Wagyu and the specialized growing techniques have given rise to the famous Kobe beef, which is a very tender, very marbled beef carcass.
Wagyu cattle are unusually healthy cattle and readily adapt to a wide range of climatic conditions. Lower birth weights allow greatest calving ease. 30-40 kg is a representative range of weights for Wagyu calves. Wagyu cattle are very fertile and most females cycle before twelve months of age. Bulls can reliably service 50% more females than most other breeds.
Wagyu cattle have superior beef conversion and the ability to marble on both grain and pasture feeding. When crossed with other breeds Wagyu increases marbling, improves the quality grade and adds more consistency to carcass quality.
Qualities of Wagyu Cattle
- Comparative Carcass Production
- Calving ease
- Tight udders
- Softer fat composition: higher ratio of unsaturated fats - flavor
- Quiet temperament
- Meat texture is finer
- Versatile adaptation to environments
- Not excessive back fat
- Early female maturity
- Rib eye Yield
It's fairly easy to make claims about flavor and tenderness because in most cases, those qualities are very subjective. But Kobe Beef America™, Inc., working in conjunction with the food scientists at Washington State University, has compiled quantifiable data to back up the claims.
In research conducted at the University it was learned that on comparable grade basis, where overall palatability, flavor, and tenderness were the main criteria, the American Wagyu out performed all other breeds on a consistent basis.
Tenderness was quantified by using a highly sensitive coring machine to measure shear resistance.
For flavor and palatability, a laboratory - trained taste panel was used in addition to a consumer panel. The findings of these groups confirmed the hypothesis of the food scientists. American Wagyu was judged superior in overall palatability. It also stood "head and shoulders" above the others when the combined characteristics of flavor, tenderness and palatability were considered.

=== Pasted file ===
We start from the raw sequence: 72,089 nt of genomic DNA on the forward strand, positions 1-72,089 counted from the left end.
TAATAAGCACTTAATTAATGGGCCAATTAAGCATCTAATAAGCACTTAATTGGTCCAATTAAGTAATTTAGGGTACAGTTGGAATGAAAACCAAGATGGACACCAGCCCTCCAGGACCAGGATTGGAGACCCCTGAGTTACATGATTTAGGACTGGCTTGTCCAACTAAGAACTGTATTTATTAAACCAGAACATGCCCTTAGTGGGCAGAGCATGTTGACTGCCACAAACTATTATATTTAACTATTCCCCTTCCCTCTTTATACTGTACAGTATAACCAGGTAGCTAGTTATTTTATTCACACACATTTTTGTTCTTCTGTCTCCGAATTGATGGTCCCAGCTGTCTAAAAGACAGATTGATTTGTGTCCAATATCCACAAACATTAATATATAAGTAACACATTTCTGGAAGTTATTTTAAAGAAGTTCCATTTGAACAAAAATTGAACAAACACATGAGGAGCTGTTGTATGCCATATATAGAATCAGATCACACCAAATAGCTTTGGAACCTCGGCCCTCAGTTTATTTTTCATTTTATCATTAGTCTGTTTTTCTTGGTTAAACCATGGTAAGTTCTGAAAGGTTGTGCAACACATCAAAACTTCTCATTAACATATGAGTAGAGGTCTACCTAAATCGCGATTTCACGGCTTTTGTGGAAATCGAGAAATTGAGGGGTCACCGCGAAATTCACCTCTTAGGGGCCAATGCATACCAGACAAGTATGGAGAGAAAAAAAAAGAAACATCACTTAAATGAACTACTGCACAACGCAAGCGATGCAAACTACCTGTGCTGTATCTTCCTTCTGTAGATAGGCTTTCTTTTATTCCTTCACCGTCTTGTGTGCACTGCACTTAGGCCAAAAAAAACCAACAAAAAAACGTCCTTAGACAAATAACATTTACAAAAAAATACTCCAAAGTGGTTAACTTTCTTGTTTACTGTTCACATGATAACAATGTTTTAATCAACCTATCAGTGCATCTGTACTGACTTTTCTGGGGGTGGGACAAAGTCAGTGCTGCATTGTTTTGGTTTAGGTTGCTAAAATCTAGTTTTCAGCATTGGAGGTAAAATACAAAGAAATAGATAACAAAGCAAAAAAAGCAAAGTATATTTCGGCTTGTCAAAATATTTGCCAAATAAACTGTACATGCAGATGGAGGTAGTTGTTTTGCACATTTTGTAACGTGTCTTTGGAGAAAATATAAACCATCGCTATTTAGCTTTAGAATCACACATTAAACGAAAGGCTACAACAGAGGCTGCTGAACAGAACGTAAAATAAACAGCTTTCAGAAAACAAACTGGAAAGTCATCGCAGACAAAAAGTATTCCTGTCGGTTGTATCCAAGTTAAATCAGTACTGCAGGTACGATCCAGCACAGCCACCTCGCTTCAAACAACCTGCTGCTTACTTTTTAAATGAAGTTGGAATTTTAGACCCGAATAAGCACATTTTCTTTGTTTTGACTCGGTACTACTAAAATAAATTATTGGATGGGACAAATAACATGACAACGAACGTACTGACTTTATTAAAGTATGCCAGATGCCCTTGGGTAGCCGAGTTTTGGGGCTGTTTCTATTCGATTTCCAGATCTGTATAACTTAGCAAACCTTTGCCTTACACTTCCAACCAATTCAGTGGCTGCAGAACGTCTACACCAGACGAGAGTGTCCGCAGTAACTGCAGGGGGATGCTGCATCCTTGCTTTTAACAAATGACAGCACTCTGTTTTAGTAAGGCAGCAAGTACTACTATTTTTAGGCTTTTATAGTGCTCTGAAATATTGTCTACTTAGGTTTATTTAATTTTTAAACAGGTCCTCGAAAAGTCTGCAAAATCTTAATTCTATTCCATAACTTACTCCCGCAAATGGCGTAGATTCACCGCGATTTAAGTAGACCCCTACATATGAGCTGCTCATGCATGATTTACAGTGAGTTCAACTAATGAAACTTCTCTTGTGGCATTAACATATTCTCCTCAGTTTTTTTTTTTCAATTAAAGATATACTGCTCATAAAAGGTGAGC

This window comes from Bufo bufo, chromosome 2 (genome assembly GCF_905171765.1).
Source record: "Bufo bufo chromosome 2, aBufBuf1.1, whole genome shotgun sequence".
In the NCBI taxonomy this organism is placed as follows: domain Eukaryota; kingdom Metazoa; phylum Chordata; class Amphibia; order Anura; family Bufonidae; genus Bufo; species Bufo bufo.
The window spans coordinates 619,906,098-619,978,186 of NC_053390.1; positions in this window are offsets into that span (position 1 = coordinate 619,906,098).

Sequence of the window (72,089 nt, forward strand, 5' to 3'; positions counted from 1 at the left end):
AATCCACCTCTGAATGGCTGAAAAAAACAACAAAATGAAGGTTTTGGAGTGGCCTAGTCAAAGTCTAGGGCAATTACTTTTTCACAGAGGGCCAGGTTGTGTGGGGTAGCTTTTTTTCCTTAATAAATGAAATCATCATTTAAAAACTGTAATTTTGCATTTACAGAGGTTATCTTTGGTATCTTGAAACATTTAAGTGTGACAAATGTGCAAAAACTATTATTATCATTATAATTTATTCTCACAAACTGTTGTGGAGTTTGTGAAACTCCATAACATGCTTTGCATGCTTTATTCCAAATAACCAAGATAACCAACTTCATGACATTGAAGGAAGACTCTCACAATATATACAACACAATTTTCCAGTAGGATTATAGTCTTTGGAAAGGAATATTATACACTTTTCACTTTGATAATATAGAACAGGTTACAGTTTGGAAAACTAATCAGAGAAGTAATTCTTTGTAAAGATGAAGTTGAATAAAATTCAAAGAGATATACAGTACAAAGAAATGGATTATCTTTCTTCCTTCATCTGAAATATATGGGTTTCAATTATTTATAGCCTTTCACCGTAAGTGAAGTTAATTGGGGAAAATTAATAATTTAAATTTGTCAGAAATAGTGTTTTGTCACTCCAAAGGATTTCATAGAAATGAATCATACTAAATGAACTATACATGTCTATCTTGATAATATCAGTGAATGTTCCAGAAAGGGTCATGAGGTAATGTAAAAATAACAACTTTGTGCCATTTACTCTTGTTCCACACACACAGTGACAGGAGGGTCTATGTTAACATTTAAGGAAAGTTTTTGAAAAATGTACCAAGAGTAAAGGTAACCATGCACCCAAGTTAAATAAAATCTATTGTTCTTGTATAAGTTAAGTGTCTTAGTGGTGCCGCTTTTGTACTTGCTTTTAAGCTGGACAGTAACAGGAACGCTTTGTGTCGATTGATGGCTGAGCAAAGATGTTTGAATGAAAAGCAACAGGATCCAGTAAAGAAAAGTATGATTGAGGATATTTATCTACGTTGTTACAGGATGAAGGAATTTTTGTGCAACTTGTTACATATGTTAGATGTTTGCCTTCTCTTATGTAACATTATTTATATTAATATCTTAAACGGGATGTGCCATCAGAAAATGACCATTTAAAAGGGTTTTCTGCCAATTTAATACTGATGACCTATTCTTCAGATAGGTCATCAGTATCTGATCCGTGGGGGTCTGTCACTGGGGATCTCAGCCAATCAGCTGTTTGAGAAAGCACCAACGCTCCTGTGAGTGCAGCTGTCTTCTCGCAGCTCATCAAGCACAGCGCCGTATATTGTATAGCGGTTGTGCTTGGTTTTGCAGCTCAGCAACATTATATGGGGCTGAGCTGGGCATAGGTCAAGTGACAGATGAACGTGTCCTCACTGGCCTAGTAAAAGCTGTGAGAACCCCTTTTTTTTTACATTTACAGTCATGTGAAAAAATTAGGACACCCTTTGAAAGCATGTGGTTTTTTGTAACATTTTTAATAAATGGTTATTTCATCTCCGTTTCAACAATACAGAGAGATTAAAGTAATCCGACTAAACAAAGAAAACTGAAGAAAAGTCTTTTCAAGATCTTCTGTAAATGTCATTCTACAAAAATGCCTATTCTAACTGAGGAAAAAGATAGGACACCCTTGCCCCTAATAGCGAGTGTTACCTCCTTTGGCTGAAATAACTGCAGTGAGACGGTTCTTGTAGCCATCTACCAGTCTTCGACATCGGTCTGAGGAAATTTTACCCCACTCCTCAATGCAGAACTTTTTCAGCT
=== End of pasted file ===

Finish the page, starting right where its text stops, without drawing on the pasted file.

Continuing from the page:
Health Benefits of Wagyu beef
Wagyu beef has many positive health benefits and is actually good for you.
A good diet should contain Omega and Monounsaturated fatty acids which help in keeping your heart healthy and also give food its delicious taste. Wagyu beef is full of fat marbling which as it is cooked helps to make the meat tender.
Aids in lowering cholesterol
Monounsaturated fat has been shown to aid is decreasing cholesterol levels. Wagyu beef is high in monounsaturated fat and is an excellent alternative to other red meats which can increase cholesterol due to their being higher in calories and saturated fats.
Protein is important to our diets because it aids in promoting muscle strength, gives you energy and causes your metabolism work faster. Wagyu beef contains a high amount of protein at 22 grams per serving. Wagyu beef is an excellent choice for those that are looking to lose weight because it is protein rich that helps individuals maintain strength and energy.
Wagyu beef is full of iron which is important to our diets for helping our bodies produce hemoglobin that carries oxygen throughout our bloodstream.
Wagyu beef is naturally lower in sodium than other red meats. We all need sodium in our diets which helps promote healthy nerves and aids in regulating the body’s temperature. Wagyu beef being lower in sodium is an excellent choice for those that need to watch their sodium intake (too much sodium can have a negative effect).
Wagyu beef is low-calorie and is an good choice for individuals that are trying to watch their weight but still be able to eat good food!
Where are Wagyu cattle found
Wagyu cattle have been exported from Japan to the United States, Australia, Europe, Chile, Canada, and New Zealand.